2 1/2 teaspoons chili powder

1 1/2 teaspoons garlic powder

1/4 teaspoon ground cumin

1 egg

About 1/4 teaspoon each salt and black pepper

Dash of olive oil

Vegetable oil for frying

Small slices Monterey Jack cheese

16 small French rolls

1 cup mayonnaise

About 2 teaspoons lime juice

3 tablespoons chopped cilantro leaves

Sliced avocado

In a bowl, combine the turkey, jalapeno, bell pepper, onion, mustard, chili powder, garlic powder and cumin. Stir in the beaten egg. Stir in a good dash of olive oil.

Combine the mayo, lime juice and cilantro in a small bowl. Add more or less lime juice to get the consistency your prefer.

Heat about an inch of vegetable oil in a saute pan over medium heat. Form small patties of the mixture, about the size of a large soup spoon or what will fit the size of your rolls. Fry the patties on each side until brown and done through. Place cheese on top after turning the patties, if you want cheese. Drain the patties on paper towels and keep warm as you continue cooking.

Cut the rolls lengthwise and spread a thin smear of the mayo on each side. Place the patties inside and top with avocado slices. Keep warm until serving.

Makes about 16 sliders

Super Bowl snacking

Super Bowl spreads have your dips and cheese balls, but I know what you really want: Wings. According teriyaki tip-off wings from 'fan fare'to the National Chicken Council, the weekend of the big game is the biggest time of the year for wings – it says 1.25 billion “wing portions” will be eaten.

The chicken wing consists of the flat,  the flat part with two small bones; and the drummette, the mini-leg part. The third part, the pointy wing end called the flapper, is typically removed – but if you’re cutting up your own wings, don’t throw that part away. Save them in the freezer to make chicken broth.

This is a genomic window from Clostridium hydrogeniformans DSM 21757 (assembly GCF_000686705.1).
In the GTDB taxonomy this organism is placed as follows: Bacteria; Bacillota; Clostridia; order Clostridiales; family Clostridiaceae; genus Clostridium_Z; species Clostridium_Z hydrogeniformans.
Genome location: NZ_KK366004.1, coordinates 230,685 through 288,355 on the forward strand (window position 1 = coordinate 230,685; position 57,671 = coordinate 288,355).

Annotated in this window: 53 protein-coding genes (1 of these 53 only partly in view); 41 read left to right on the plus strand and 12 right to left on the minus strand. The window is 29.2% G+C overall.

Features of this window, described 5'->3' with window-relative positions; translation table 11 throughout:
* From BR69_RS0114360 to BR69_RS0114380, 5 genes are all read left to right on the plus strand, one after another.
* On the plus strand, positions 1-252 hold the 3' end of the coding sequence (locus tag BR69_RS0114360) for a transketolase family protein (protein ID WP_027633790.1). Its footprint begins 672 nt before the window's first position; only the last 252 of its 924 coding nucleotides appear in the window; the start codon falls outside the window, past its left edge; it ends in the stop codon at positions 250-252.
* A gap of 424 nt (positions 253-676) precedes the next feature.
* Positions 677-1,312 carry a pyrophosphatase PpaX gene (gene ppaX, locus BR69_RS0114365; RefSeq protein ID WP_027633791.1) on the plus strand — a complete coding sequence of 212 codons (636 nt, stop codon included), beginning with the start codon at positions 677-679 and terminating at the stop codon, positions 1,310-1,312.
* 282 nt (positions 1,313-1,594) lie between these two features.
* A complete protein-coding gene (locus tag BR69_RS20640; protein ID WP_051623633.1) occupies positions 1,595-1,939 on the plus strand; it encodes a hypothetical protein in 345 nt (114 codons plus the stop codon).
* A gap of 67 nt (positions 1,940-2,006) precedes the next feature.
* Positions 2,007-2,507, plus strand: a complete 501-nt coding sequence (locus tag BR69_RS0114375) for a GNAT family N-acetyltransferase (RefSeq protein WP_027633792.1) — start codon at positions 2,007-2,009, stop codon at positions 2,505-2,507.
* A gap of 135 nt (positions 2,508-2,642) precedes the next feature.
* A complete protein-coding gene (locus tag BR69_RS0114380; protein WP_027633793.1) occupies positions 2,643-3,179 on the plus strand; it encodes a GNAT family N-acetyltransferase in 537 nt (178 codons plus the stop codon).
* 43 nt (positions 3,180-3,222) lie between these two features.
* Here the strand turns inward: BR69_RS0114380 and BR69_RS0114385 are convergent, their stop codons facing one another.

I love a good hot wing, but I am aware that some do not share my love of flame. This recipe offers plenty of flavor without heat (although you could throw in a little Sriracha). It comes from my book “Fan Fare: A Playbook of Great Recipes for Tailgating or Watching the Game at Home” (Harvard Common Press, 2007). As you can tell from the title, they’re great for basketball games, too.

Teriyaki Tip-Off Wings

8 whole chicken wings, split at joints and wing tips discarded

3/4 cup unsweetened pomegranate juice

1/4 cup orange juice

1/2 cup reduced-sodium soy sauce

1 teaspoon grated fresh ginger

2 cloves garlic, put through a garlic press or crushed

1/4 cup plus 2 tablespoons sugar

2 tablespoons vegetable oil

Place the wings in a large zipper-top plastic bag. In a medium bowl, combine the pomegranate juice, orange juice, soy sauce, ginger, garlic, sugar and vegetable oil. Stir well to dissolve the sugar. Pour the marinade into the bag. Seal and shake gently to coat. Refrigerate for at least 8 hours or overnight.

Preheat the oven to 350 degrees. Line a rimmed baking sheet with aluminum foil or spray it with nonstick cooking spray. Drain the wings well (discard the marinade) and place them on the baking sheet. Bake for 30 to 40 minutes or until done. Serve warm.

Note: The wings could also be cooked on a grill. Drain them very well first.

Time to get tough at the tailgate

We’re deep into football season. Now is the time for all good tailgaters to come to the aid of their teams. To bring out the big guns. To bring out the fried chicken.